In this extract from Writers' & Artists' Guide To How To Hook an Agent — a quick-fire introduction to the process of gaining literary agent representation — James Rennoldson looks at how literary agents work with publishers...
It’s very much worth the while of both agents and editors to develop a good working relationship because, to a certain extent, they rely on one another to succeed. Agents recommend manuscripts to editors that are of a high quality and complementary to the list of titles they already publish. Commissioning editors, meanwhile, hold the keys to the door of a publishing house, and all of the finance and resources they are able to put towards turning a writer’s manuscript into a book that competes in the marketplace. The job of an agent is to persuasively pitch the work of their clients to commissioning editors, who in turn (provided they love it and believe they can publish it well), will pick up the baton and champion the book in an acquisitions meeting, hoping to convince their colleagues the book is a worthwhile investment and that they should make the money available to bid for rights.
As noted previously, once an author signs a publishing agreement with a publisher, they usually receive an advance on royalties, and then further royalties provided when sales generated surpass the figure of the advance. An agent charges their author commission in either instance. This rate of commission in no way impacts the percentage per-sale a publisher takes home from each book sold so, once an agent’s client has a deal with a publisher, theoretically an agent shouldn’t really need to have much contact with them. This is not the way it works in practice, though. Editors are the main point of contact for agents, who continue to keep an eye on things as the book goes through the publishing process. Acting on behalf of their authors doesn’t mean just finding a deal, it means they are on hand to offer advice or answer questions, have their say on publicity schedules and cover design options, and sign off things like press releases or cover copy.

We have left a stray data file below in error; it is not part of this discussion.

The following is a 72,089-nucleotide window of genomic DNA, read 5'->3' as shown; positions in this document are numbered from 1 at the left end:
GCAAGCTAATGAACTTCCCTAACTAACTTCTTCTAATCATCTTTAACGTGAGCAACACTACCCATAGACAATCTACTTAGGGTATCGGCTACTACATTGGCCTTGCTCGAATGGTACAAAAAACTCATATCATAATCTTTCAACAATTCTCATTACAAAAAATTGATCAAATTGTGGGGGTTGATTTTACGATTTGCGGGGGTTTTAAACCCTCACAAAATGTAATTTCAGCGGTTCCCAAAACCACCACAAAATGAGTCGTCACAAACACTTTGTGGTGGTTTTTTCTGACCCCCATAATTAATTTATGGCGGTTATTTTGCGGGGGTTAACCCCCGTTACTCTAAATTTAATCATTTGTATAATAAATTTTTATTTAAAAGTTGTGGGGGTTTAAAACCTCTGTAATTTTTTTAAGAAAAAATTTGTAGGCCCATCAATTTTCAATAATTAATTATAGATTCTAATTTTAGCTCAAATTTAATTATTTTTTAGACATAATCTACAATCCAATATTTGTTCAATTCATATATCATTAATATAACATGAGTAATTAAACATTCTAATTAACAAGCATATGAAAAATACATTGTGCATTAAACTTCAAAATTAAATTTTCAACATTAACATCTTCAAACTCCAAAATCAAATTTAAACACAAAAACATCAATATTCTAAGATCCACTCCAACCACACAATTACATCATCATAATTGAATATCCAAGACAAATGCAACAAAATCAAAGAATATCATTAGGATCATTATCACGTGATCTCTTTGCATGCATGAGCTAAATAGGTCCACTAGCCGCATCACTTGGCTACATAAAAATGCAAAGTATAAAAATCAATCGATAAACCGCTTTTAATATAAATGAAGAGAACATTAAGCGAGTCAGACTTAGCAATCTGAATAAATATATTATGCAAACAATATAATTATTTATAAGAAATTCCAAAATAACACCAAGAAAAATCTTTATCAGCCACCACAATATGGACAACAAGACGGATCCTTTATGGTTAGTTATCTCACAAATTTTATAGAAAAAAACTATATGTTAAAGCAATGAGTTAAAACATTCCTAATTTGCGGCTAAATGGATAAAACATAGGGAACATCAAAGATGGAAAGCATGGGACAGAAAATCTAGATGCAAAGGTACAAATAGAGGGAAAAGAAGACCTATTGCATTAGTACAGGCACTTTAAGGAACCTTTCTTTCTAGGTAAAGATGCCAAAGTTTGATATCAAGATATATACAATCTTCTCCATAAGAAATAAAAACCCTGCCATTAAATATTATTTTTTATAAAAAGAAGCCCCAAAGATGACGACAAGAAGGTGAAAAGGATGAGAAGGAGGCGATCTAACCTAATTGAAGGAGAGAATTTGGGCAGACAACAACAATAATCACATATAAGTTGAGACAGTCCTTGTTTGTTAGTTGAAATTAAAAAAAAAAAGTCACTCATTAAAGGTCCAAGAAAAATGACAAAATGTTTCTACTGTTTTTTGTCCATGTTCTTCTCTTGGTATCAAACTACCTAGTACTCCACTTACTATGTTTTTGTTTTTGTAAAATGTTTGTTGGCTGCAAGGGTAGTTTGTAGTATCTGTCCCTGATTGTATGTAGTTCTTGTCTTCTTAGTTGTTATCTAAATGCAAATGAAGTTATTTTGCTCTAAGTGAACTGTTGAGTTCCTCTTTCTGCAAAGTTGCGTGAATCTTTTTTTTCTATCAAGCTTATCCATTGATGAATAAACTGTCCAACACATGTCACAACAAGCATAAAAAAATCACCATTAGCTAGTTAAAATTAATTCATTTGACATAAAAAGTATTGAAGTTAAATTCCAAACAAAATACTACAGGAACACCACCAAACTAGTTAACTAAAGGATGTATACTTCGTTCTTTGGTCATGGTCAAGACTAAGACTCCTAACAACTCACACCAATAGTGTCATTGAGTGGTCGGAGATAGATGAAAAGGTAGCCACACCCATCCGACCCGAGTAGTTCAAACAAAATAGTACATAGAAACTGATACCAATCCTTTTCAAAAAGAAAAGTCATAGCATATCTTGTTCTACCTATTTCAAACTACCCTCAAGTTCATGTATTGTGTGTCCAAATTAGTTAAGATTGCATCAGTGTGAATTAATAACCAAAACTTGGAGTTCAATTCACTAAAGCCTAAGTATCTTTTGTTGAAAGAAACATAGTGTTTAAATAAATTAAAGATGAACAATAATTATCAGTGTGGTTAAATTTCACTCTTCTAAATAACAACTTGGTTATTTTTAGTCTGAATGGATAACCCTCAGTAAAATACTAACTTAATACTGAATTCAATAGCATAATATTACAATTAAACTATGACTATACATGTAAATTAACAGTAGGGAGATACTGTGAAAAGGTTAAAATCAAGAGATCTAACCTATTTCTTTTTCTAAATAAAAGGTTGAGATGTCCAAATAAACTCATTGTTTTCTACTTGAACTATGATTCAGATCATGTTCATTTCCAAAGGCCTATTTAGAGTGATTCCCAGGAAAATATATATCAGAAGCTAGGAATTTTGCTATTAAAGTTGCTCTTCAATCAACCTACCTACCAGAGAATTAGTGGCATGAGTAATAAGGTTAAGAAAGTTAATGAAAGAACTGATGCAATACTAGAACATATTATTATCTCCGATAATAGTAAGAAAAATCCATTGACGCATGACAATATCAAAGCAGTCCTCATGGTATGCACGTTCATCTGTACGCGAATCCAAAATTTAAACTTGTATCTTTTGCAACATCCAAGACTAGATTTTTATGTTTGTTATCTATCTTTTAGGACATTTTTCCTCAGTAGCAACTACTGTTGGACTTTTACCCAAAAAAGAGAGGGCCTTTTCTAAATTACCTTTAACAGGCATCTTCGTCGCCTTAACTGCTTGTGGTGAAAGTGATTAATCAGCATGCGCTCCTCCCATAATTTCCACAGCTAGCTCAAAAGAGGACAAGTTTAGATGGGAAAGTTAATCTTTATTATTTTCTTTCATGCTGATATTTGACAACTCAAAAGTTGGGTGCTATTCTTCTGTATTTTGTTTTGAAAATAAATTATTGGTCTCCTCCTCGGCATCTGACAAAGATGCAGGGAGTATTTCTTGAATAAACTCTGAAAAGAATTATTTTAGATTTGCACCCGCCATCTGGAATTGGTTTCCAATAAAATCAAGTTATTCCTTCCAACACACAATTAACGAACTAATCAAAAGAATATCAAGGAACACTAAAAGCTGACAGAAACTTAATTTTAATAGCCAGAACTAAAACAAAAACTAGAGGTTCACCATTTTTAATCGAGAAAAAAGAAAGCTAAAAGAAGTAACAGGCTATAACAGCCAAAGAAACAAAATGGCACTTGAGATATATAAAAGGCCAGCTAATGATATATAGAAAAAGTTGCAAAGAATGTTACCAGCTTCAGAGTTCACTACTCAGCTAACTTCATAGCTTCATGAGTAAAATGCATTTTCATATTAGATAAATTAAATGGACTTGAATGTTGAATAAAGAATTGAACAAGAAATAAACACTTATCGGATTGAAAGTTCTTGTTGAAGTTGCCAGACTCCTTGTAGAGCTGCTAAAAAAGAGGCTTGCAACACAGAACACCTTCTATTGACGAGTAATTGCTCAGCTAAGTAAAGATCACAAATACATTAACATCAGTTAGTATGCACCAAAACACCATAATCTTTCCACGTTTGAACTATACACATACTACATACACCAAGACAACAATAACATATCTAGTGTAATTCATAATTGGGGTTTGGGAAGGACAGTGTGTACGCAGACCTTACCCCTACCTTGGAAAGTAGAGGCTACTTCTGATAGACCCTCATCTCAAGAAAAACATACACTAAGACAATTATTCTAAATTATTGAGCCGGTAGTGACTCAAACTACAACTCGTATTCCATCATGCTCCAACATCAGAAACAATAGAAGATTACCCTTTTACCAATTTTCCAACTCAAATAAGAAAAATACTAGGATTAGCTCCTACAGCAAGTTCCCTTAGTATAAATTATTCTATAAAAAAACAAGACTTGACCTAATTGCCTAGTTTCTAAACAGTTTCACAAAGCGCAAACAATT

A major aspect of a literary agent’s job is getting to know editors who could acquire the books of their authors. Both parties, therefore, make it their business to arrange meetings where an agent can talk about the projects their clients are working on, and editors can provide insight into the sort of things they ’ re looking to acquire and how they’re hoping to develop their list in general. This (or even a more informal chat at a book launch or an industry event) is a perfect opportunity for an agent to whet an editor’s appetite by using that short, memorable one-line pitch for your book you've both worked on, something that might not seem of great significance when you first came up with it, but which now should plant a seed in the mind of an editor where your book is concerned, heightening anticipation ahead of it being submitted to them.
One other advantage an agent can gain from having a good relationship with an editor is that it can sometimes give them the inside track on job changes or decisions made in terms of a new direction for a list. Could this lead to an opportunity for one of their writers? Or could being tipped off about these changes save them time and lead to them concentrating on finding a deal elsewhere?
Written in Q&A format, Writers' & Artists' Guide To How To Hook an Agent is an introduction to the process of submitting a manuscript to literary agents, and is directly inspired by popular questions asked by writers that have attended our long-running series of events of the same name. If you're looking for a literary agent to represent your manuscript order your copy here, or to find out about our latest events click here.